The Arab National Committee, the local emergency authority ultimately commanded by the Grand Mufti of Jerusalem, bears some blame for the high civilian death toll at Lydda and Ramle, having prevented women and children from fleeing the towns in the fear that the men would follow. Arabs often fled imminent attack by Jewish fighters, who had developed fearsome reputations as bloodthirsty murderers and rapists following brutal massacres like the one at Deir Yassin on April 9. Indeed, Jewish militias successfully used both massacre and the threat of massacre as psychological weapons to induce Arabs to flight. They sometimes even broadcast recordings of shrieking women over loudspeakers aimed at targeted villages. 
By the evening of July 11, many residents of Lydda had gathered in the streets to wave white flags of surrender. The hospital was overflowing with victims, blasted bodies lined the streets and morale was abysmal after two days of ferocious Israeli onslaught. While women and children were mostly released after surrendering, thousands of local men were crowded into mosques where they feared they would face mass execution. Such killings never occurred, but other atrocities would soon follow.  
When a pair of Jordanian armored vehicles entered the conquered town and opened fire on the Israelis just before noon on July 12, local resistance renewed and panicked Israeli soldiers threw grenades into Arab houses and fired anti-tank rockets into the Dahmash mosque, where terrified civilians huddled seeking refuge. “We shot shells into a mosque where many people were hiding, there was no choice,” recalled Israeli soldier Yerachmiel Kahanovich, who described a grisly aftermath in which the remains of innocent men, women and children were “scattered on the walls.” Spiro Munayyer, a local volunteer medic, recounted how colleagues removed the remains of more than 90 bodies from the blasted mosque. According to Munayyer, “about 250 civilians died in an orgy of indiscriminate killing” that day. 
Death March 
On July 12 Israeli forces also seized neighboring Ramle, warning residents via loudspeaker that they had 48 hours to leave their homes forever. The order to ethnically cleanse the area of Arabs came straight from Rabin, who directed that they all “must be expelled quickly without regard to age.” What followed was the forced mass exodus of some 80,000 Palestinians from dozens of area towns and villages in the largest single act of Jewish ethnic cleansing of the Nakba, what is now known as the Lydda Death March. Israeli troops went from house to house, dragging terrified residents into the streets and ordering them to leave town and never return. They threatened to summarily execute anyone who didn’t comply. Arab families then streamed out of Lydda, Ramle and surrounding villages, forming a seemingly endless column that slowly and sadly plodded eastward under the scorching July sun as Israeli soldiers fired shots over their heads to hasten their flight. Wrote Israeli author and journalist Ari Shavit:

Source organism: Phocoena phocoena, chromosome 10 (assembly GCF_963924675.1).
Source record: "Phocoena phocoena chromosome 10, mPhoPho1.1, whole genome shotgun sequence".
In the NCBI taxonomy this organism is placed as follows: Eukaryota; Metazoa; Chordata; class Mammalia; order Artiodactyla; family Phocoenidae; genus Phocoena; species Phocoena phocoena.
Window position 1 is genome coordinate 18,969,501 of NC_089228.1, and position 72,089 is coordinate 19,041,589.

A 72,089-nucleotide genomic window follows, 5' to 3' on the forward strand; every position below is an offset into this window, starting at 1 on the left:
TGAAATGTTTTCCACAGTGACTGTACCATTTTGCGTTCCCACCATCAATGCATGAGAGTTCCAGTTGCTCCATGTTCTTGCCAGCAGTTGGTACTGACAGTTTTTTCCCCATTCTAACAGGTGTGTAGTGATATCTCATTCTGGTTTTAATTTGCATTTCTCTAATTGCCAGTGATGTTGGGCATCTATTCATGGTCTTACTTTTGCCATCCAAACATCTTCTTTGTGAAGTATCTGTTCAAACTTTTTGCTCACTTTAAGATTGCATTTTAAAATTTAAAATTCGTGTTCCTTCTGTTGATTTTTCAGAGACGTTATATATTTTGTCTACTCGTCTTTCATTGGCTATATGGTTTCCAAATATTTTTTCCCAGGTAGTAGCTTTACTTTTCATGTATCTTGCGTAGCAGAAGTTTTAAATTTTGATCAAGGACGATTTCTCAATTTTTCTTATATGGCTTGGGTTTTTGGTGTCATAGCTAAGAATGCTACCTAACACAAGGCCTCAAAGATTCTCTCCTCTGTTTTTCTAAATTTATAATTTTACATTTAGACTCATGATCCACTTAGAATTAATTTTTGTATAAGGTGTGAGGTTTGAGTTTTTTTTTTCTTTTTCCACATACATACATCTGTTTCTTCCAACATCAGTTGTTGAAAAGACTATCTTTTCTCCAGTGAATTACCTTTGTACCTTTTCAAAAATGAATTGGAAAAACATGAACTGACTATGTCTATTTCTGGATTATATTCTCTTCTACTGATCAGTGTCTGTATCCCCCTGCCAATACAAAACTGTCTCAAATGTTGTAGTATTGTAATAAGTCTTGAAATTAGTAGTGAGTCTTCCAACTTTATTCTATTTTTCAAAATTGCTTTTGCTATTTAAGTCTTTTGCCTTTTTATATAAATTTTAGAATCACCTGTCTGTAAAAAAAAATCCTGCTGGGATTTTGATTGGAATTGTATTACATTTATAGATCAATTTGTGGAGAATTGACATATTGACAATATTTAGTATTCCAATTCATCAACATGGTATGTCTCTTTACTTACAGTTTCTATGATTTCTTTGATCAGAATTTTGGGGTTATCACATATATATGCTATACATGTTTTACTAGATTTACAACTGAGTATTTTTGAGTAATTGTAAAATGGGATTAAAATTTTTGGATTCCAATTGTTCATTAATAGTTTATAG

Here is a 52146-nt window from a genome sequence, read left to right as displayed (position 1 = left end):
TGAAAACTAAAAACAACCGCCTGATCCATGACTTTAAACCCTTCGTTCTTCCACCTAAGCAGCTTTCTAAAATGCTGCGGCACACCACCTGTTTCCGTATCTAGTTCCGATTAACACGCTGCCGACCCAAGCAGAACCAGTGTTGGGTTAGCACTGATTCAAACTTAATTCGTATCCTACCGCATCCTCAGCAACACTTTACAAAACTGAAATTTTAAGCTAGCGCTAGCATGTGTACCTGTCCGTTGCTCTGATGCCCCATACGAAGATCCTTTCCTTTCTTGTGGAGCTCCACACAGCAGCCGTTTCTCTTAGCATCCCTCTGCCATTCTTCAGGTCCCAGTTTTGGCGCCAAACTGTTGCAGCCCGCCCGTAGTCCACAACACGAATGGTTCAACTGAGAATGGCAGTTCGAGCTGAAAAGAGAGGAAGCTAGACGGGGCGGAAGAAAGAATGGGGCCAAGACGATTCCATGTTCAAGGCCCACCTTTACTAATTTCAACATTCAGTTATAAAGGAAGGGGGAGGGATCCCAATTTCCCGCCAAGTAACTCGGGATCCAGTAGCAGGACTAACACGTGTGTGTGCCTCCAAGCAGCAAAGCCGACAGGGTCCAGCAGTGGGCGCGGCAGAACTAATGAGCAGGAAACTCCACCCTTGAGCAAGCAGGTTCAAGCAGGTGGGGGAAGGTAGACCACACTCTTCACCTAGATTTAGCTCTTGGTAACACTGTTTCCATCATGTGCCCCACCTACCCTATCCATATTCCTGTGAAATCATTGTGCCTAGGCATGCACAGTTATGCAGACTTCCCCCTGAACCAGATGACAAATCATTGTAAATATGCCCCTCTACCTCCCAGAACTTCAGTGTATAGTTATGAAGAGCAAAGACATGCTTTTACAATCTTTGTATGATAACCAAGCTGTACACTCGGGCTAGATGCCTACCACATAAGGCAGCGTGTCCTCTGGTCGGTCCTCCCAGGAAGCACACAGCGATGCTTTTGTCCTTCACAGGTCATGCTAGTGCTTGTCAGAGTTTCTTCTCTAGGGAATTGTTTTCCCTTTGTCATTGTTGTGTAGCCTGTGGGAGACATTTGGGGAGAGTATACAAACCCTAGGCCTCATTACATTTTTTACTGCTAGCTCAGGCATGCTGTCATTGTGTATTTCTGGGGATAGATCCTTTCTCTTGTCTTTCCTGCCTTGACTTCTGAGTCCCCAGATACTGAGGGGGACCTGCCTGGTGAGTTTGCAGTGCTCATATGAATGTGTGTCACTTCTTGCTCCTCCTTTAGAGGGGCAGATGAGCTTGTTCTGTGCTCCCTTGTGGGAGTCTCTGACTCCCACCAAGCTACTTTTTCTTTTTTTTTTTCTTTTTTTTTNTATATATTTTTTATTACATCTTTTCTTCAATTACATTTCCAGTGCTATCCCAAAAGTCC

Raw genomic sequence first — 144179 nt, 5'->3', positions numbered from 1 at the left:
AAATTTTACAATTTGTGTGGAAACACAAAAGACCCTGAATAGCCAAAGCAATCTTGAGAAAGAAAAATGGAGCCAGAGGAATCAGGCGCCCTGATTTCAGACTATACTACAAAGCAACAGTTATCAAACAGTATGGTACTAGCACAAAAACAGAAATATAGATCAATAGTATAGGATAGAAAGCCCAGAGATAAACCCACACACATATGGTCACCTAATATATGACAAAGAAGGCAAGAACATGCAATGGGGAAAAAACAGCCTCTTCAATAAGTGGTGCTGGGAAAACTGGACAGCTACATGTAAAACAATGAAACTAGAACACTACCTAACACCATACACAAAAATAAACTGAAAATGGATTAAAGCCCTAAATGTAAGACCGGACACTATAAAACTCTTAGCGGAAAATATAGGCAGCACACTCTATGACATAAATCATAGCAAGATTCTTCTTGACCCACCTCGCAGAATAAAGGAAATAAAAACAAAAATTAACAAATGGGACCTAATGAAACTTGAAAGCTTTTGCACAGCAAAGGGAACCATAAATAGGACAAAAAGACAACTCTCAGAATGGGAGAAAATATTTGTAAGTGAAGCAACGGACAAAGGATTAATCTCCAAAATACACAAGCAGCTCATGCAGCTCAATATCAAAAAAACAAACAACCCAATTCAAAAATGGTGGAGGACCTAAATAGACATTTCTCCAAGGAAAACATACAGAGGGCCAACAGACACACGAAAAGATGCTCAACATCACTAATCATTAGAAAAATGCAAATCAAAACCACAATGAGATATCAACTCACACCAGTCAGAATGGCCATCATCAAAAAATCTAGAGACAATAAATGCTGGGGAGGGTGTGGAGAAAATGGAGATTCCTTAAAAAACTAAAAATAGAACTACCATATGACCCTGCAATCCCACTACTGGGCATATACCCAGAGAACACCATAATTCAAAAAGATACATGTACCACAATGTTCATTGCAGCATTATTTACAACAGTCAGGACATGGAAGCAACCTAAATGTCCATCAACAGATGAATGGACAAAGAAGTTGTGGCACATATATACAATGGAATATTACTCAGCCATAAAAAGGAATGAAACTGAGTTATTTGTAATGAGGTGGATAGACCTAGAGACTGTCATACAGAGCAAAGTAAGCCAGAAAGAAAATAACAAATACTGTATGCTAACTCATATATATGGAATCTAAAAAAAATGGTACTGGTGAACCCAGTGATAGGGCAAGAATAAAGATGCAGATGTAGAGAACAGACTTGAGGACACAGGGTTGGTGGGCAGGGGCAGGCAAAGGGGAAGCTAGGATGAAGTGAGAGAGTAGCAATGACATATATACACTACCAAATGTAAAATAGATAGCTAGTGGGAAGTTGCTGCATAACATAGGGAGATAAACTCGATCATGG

The road was narrow, the congestion unbearable. Children shouted, women screamed, men wept. There was no water. Every so often, a family withdrew from the column and stopped by the side of the road to bury a baby who had not withstood the heat; to say farewell to a grandmother who had collapsed from fatigue. After a while, it got even worse. A mother abandoned her howling baby under a tree. [Another] deserted her week-old boy. She could not bear to hear him wailing with hunger. 
Meanwhile, the victorious Israelis now occupying Lydda and Ramle occupied themselves with stealing everything of value that the fleeing Arabs left behind. Homes, stores and other businesses were looted wholesale, with trucks carting off everything the conquerers could carry. There were worse crimes than larceny. Ben-Gurion wrote of “acts of robbery and rape;” Amos Kenan, who served as platoon commander of the IDF’s 82nd regiment when it captured Ramle, later admitted that “at night, those of us who couldn’t restrain ourselves would go into the prison compounds to fuck Arab women.” Kennan explained that he “wanted very much to assume… that those who couldn’t restrain themselves did what they thought the Arabs would have done to them had they won the war.”